Karen believes all children should have a loving and stable home environment, in which their trauma, grief and loss can be supported. Karen comes from a youth profession which has developed her skills to manage the behaviours that some children may exhibit.
Karen has a strong commitment to ensuring all children who enter her care maintain their cultural connections with country and family ties, by assisting with travel to remote areas to ensure family contact with both immediate and extended family. Karen feels this is an important role that she plays due to her own children’s family connections.
“The reality is that in some cases I get a phone call an hour before a child enters my home. Some of these children can have very challenging behaviours, you need to take it day by day and be committed to the child,” says Karen.
“Sometimes you get very little information; you’ll need to have observation skills to assist the child in settling into the home. I’m lucky my children are easy going and used to changes in the home because of the own cultural heritage. AFSS has supported me from the commencement of my registration. They’re just a phone call away and gather any information that I require, which allows me to have more of a focus on the child.
“When a child enters my care and then leaves happy, it’s like a feeling of satisfaction, that I have made a difference either big or small. This is why I continue to provide care for Aboriginal children in care.”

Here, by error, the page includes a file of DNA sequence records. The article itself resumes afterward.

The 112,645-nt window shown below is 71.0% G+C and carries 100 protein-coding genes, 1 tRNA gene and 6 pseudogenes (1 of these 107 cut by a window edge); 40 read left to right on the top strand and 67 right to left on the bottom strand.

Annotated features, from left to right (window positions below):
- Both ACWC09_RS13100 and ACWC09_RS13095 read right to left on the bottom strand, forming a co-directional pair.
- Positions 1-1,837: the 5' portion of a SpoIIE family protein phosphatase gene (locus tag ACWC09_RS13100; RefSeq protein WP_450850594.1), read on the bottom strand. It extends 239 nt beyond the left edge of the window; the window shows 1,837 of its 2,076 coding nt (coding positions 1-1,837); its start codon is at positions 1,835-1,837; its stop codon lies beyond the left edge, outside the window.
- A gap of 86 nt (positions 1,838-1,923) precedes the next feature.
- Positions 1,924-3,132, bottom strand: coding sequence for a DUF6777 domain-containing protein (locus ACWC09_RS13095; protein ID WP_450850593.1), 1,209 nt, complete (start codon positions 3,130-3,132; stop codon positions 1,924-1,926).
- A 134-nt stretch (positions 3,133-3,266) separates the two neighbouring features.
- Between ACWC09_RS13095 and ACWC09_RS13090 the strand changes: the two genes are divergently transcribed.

Real life carers' stories
Christine and Ian's story
Christine and Ian first joined up as foster carers in Adelaide in 1979.
While they lived in Adelaide they had a few children come and stay for a short time and they decided this was something they would love to do on a regular basis, but in 1982 they moved to Woomera and were unable to foster due to living too far away.
"After a few years in Woomera we saw that ACCA (Aboriginal Child Care Agency - now known as AFSS) in Port Augusta was desperately looking for carers, so we approached them and told them we were interested. This was about 1989, and since that time we've had dozens (I couldn't put a figure on it) of Aboriginal children stay with us, from emergency to short term placements," says Christine.
"In 1993 we were asked to have a family of four children on an emergency placement, which we readily accepted. The youngest was five months and the oldest was seven. That request turned into a long term placement for these children and we even took on another child born to the same family making it five.
"When we left Port Augusta to come to Port Lincoln there was no ACCA organisation here so we had to leave them and transfer to Families SA in Port Lincoln. ACCA had been a wonderful and supporting agency so it was a bit sad to leave them. The main reason for us leaving Port Augusta was to be with family in Port Lincoln. Ian's mother's family were born at the Poonindie Mission and his brother lives here so it was sort of a natural progression. Ian also wanted to get into the fishing industry to follow his love of fishing."
And today? The five month old baby is now 21 and getting married in January next year. He’s joined the army and is now based in Brisbane. Three of the other children have children of their own and still live in Port Lincoln.
“We can’t imagine not doing fostering, it just seems so natural, and I couldn’t think of not having children living with us,” says Christine.
“We often meet some of the children we've fostered and it’s great to see how much they’ve grown and changed over the years. We prefer long term fostering as these children become part of your family and life. We have three long term children living with us now and we can’t imagine doing anything else. It can be a very hard and frustrating journey, but it’s so worth it. We hope to have many years ahead of us with our foster children.”
Back to Foster Care